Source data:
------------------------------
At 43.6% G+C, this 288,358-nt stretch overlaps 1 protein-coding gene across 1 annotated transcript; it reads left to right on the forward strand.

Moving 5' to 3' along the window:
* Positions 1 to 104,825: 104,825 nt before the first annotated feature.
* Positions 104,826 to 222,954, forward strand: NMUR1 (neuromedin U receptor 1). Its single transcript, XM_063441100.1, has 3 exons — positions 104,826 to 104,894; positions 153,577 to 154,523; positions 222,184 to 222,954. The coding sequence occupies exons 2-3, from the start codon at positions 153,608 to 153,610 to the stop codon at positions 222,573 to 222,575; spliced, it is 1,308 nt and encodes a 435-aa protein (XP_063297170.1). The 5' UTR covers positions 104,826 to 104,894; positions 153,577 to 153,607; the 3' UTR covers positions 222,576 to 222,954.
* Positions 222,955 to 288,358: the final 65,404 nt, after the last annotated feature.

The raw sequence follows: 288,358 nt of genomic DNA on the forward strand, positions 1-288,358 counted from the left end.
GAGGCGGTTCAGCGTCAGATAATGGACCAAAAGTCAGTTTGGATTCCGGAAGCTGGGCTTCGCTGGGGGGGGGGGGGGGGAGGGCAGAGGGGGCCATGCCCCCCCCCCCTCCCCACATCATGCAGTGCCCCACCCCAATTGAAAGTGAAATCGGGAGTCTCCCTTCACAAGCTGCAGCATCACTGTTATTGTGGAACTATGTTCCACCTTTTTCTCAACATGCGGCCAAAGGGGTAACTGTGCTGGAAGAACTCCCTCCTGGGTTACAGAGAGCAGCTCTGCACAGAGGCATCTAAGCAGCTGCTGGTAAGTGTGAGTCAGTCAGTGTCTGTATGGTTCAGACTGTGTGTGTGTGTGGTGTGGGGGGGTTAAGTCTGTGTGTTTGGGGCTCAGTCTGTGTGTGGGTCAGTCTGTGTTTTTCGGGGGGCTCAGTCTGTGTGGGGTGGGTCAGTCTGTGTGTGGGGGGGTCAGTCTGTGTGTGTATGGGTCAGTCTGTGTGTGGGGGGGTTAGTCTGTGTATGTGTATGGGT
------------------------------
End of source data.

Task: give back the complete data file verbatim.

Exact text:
At 43.6% G+C, this 288,358-nt stretch overlaps 1 protein-coding gene across 1 annotated transcript; it reads left to right on the forward strand.

Moving 5' to 3' along the window:
* Positions 1 to 104,825: 104,825 nt before the first annotated feature.
* Positions 104,826 to 222,954, forward strand: NMUR1 (neuromedin U receptor 1). Its single transcript, XM_063441100.1, has 3 exons — positions 104,826 to 104,894; positions 153,577 to 154,523; positions 222,184 to 222,954. The coding sequence occupies exons 2-3, from the start codon at positions 153,608 to 153,610 to the stop codon at positions 222,573 to 222,575; spliced, it is 1,308 nt and encodes a 435-aa protein (XP_063297170.1). The 5' UTR covers positions 104,826 to 104,894; positions 153,577 to 153,607; the 3' UTR covers positions 222,576 to 222,954.
* Positions 222,955 to 288,358: the final 65,404 nt, after the last annotated feature.

The raw sequence follows: 288,358 nt of genomic DNA on the forward strand, positions 1-288,358 counted from the left end.
GAGGCGGTTCAGCGTCAGATAATGGACCAAAAGTCAGTTTGGATTCCGGAAGCTGGGCTTCGCTGGGGGGGGGGGGGGGGAGGGCAGAGGGGGCCATGCCCCCCCCCCCTCCCCACATCATGCAGTGCCCCACCCCAATTGAAAGTGAAATCGGGAGTCTCCCTTCACAAGCTGCAGCATCACTGTTATTGTGGAACTATGTTCCACCTTTTTCTCAACATGCGGCCAAAGGGGTAACTGTGCTGGAAGAACTCCCTCCTGGGTTACAGAGAGCAGCTCTGCACAGAGGCATCTAAGCAGCTGCTGGTAAGTGTGAGTCAGTCAGTGTCTGTATGGTTCAGACTGTGTGTGTGTGTGGTGTGGGGGGGTTAAGTCTGTGTGTTTGGGGCTCAGTCTGTGTGTGGGTCAGTCTGTGTTTTTCGGGGGGCTCAGTCTGTGTGGGGTGGGTCAGTCTGTGTGTGGGGGGGTCAGTCTGTGTGTGTATGGGTCAGTCTGTGTGTGGGGGGGTTAGTCTGTGTATGTGTATGGGT